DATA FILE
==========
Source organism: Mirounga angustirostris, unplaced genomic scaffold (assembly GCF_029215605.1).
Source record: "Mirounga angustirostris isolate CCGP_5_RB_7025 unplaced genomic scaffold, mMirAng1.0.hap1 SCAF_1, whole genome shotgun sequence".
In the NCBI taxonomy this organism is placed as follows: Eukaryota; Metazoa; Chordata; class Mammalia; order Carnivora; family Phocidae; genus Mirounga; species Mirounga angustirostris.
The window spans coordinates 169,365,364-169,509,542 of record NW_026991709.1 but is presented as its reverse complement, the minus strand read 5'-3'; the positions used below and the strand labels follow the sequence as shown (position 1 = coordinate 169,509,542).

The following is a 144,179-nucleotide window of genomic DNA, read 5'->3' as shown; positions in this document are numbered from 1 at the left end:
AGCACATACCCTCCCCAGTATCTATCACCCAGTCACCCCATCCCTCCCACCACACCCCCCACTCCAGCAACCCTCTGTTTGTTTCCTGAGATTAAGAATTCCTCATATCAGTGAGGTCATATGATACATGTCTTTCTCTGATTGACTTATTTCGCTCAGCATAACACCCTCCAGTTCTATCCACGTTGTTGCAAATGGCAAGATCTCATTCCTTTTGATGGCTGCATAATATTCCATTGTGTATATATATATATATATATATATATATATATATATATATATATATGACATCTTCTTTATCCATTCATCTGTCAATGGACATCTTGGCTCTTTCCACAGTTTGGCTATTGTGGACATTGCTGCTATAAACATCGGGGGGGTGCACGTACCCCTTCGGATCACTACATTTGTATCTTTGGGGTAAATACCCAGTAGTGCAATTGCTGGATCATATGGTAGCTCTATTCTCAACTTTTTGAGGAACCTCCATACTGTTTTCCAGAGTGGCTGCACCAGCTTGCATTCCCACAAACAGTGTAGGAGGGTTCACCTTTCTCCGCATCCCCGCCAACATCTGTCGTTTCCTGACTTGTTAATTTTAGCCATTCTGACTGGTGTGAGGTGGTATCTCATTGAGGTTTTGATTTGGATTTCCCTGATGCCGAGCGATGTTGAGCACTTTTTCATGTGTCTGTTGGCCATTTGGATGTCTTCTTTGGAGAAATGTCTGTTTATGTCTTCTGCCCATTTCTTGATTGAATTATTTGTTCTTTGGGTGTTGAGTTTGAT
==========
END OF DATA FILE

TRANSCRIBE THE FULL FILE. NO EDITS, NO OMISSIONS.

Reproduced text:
Source organism: Mirounga angustirostris, unplaced genomic scaffold (assembly GCF_029215605.1).
Source record: "Mirounga angustirostris isolate CCGP_5_RB_7025 unplaced genomic scaffold, mMirAng1.0.hap1 SCAF_1, whole genome shotgun sequence".
In the NCBI taxonomy this organism is placed as follows: Eukaryota; Metazoa; Chordata; class Mammalia; order Carnivora; family Phocidae; genus Mirounga; species Mirounga angustirostris.
The window spans coordinates 169,365,364-169,509,542 of record NW_026991709.1 but is presented as its reverse complement, the minus strand read 5'-3'; the positions used below and the strand labels follow the sequence as shown (position 1 = coordinate 169,509,542).

The following is a 144,179-nucleotide window of genomic DNA, read 5'->3' as shown; positions in this document are numbered from 1 at the left end:
AGCACATACCCTCCCCAGTATCTATCACCCAGTCACCCCATCCCTCCCACCACACCCCCCACTCCAGCAACCCTCTGTTTGTTTCCTGAGATTAAGAATTCCTCATATCAGTGAGGTCATATGATACATGTCTTTCTCTGATTGACTTATTTCGCTCAGCATAACACCCTCCAGTTCTATCCACGTTGTTGCAAATGGCAAGATCTCATTCCTTTTGATGGCTGCATAATATTCCATTGTGTATATATATATATATATATATATATATATATATATATATATATATGACATCTTCTTTATCCATTCATCTGTCAATGGACATCTTGGCTCTTTCCACAGTTTGGCTATTGTGGACATTGCTGCTATAAACATCGGGGGGGTGCACGTACCCCTTCGGATCACTACATTTGTATCTTTGGGGTAAATACCCAGTAGTGCAATTGCTGGATCATATGGTAGCTCTATTCTCAACTTTTTGAGGAACCTCCATACTGTTTTCCAGAGTGGCTGCACCAGCTTGCATTCCCACAAACAGTGTAGGAGGGTTCACCTTTCTCCGCATCCCCGCCAACATCTGTCGTTTCCTGACTTGTTAATTTTAGCCATTCTGACTGGTGTGAGGTGGTATCTCATTGAGGTTTTGATTTGGATTTCCCTGATGCCGAGCGATGTTGAGCACTTTTTCATGTGTCTGTTGGCCATTTGGATGTCTTCTTTGGAGAAATGTCTGTTTATGTCTTCTGCCCATTTCTTGATTGAATTATTTGTTCTTTGGGTGTTGAGTTTGAT